In his speech to a national education conference in London, Dr Tate appeared to be cautioning against dramatic changes in teaching approaches in advance of research into their effectiveness.
He said: "Yes, we need more whole-class teaching, yes we need more drill, but don't let's forget to cater for individual needs; and don't let's forget to encourage co-operation, enterprise, creativity and imagination as well. "
The defence of a more child-centred approach runs counter to the views of the chief inspector of schools, Chris Woodhead, who has been influential in pressing for a national curriculum in teacher training.
Later in his speech, Dr Tate put the case for pilots of more work-based courses for 14- to 16-year-olds. Such courses might be exempted from the requirements of the national curriculum for that age group, he said.
SCAA has already raised the possibility of more flexible courses with Gillian Shephard, the Education and Employment Secretary.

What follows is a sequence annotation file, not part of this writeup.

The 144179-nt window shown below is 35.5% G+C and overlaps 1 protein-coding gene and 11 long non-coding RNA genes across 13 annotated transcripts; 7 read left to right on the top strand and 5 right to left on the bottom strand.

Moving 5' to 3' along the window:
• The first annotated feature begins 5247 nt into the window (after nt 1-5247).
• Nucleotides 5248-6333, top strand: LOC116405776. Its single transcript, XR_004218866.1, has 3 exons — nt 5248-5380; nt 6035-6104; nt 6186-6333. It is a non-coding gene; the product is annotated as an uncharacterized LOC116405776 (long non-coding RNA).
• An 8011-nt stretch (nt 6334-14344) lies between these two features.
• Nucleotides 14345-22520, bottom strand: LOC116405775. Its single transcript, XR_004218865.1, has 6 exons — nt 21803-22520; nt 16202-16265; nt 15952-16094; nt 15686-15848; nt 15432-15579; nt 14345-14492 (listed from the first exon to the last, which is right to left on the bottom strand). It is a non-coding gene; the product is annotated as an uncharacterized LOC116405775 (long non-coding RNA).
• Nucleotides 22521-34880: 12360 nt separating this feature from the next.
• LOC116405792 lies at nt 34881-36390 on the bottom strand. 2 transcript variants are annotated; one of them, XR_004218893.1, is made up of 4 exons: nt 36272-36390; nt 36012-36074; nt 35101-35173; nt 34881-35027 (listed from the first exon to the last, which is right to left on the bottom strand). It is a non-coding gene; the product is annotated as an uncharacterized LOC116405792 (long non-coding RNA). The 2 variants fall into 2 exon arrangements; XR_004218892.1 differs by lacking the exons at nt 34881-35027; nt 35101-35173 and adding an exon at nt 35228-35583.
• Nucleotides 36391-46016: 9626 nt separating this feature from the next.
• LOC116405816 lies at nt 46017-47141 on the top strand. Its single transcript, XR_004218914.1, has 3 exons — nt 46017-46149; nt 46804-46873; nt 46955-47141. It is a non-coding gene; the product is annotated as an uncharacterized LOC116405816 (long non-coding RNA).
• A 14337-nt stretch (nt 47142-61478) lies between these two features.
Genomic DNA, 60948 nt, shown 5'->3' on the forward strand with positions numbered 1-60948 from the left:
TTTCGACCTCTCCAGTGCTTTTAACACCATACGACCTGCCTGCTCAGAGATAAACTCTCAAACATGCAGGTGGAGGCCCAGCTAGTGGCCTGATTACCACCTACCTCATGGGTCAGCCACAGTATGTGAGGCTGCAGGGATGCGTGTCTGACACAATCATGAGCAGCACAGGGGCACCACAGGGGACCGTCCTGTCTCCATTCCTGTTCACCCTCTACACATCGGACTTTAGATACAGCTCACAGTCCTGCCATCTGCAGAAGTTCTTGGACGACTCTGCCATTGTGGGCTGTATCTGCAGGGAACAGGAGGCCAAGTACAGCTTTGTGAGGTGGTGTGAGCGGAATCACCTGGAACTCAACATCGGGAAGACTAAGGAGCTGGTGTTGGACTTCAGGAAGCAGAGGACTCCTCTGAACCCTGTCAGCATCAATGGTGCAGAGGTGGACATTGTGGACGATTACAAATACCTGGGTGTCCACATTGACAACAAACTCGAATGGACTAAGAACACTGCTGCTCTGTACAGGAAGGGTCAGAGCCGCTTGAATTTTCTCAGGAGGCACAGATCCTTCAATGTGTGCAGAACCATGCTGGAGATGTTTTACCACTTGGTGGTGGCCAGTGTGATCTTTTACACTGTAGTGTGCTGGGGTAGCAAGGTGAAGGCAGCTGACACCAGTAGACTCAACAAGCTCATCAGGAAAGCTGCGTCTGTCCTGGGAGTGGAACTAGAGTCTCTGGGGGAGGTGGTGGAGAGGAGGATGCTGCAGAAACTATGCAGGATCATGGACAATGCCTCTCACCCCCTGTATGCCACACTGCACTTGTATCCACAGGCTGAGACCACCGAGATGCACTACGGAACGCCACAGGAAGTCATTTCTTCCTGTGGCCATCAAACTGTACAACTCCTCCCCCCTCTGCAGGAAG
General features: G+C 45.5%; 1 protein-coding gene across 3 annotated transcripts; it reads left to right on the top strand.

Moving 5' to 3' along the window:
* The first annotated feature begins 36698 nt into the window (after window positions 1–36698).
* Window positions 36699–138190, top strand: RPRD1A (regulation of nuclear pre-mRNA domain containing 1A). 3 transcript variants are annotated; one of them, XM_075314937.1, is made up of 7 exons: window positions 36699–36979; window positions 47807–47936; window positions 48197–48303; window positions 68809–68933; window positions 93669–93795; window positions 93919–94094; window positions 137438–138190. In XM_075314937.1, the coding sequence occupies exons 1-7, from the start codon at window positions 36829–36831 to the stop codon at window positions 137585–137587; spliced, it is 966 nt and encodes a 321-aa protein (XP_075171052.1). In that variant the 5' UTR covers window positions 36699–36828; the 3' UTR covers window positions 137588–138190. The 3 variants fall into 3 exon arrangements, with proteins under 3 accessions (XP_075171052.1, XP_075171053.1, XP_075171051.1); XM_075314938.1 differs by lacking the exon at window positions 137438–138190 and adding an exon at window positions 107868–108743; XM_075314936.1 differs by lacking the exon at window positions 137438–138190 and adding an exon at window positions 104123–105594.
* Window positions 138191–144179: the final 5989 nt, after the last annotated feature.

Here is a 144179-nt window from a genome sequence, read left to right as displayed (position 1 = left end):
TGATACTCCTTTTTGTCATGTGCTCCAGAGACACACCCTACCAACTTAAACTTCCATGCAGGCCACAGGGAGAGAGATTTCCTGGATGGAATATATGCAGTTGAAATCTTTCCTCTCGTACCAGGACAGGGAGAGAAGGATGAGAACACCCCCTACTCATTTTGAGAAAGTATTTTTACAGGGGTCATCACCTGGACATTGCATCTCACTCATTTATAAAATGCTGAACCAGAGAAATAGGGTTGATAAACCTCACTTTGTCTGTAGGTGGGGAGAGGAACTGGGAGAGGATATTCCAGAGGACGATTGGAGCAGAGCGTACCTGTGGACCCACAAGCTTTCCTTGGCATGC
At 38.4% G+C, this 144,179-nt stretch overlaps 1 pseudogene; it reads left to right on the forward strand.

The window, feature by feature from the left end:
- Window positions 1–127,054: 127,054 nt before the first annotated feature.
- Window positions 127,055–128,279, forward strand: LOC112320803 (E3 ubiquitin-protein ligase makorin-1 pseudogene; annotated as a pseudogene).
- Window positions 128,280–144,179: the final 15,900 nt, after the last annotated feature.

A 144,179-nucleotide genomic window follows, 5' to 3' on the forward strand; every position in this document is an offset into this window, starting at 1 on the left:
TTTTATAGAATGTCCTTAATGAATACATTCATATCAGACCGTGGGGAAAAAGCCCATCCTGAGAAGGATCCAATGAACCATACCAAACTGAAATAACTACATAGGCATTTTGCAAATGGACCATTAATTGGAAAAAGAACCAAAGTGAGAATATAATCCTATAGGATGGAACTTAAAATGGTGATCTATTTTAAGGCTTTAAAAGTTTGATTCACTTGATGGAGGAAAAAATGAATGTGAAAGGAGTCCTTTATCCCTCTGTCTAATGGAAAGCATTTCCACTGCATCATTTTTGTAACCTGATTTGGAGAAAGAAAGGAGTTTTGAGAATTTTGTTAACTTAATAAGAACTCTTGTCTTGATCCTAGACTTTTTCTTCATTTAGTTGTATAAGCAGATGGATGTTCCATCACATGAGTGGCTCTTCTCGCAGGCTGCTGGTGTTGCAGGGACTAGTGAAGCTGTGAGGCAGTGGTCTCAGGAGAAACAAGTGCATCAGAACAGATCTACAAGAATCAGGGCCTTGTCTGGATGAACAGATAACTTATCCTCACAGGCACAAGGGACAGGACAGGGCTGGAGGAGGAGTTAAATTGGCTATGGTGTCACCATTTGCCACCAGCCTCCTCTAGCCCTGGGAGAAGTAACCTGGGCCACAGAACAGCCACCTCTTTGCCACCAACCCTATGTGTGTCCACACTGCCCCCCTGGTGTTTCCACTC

Dr Tate told the conference: "There may well be some students who would benefit from a more work-based programme for 14 to 16-year-olds than is currently possible."
Such a programme could involve school or college courses, vocational training and work experience.
Dr Tate was speaking at the first of two conferences organised by the RSA Examinations Board. Although the conference was directed at the education of children over the age of 14, Dr Tate said that efforts should be targeted at removing the barriers to achievement during the early phases of education.
"This is where we have to get it right, so that we greatly diminish the extent of the remedial work that has to be done with underachieving students post-14, he said.
It was important he said, to evaluate the measures that have been taken before "launching into initiatives which may undermine what we are already doing".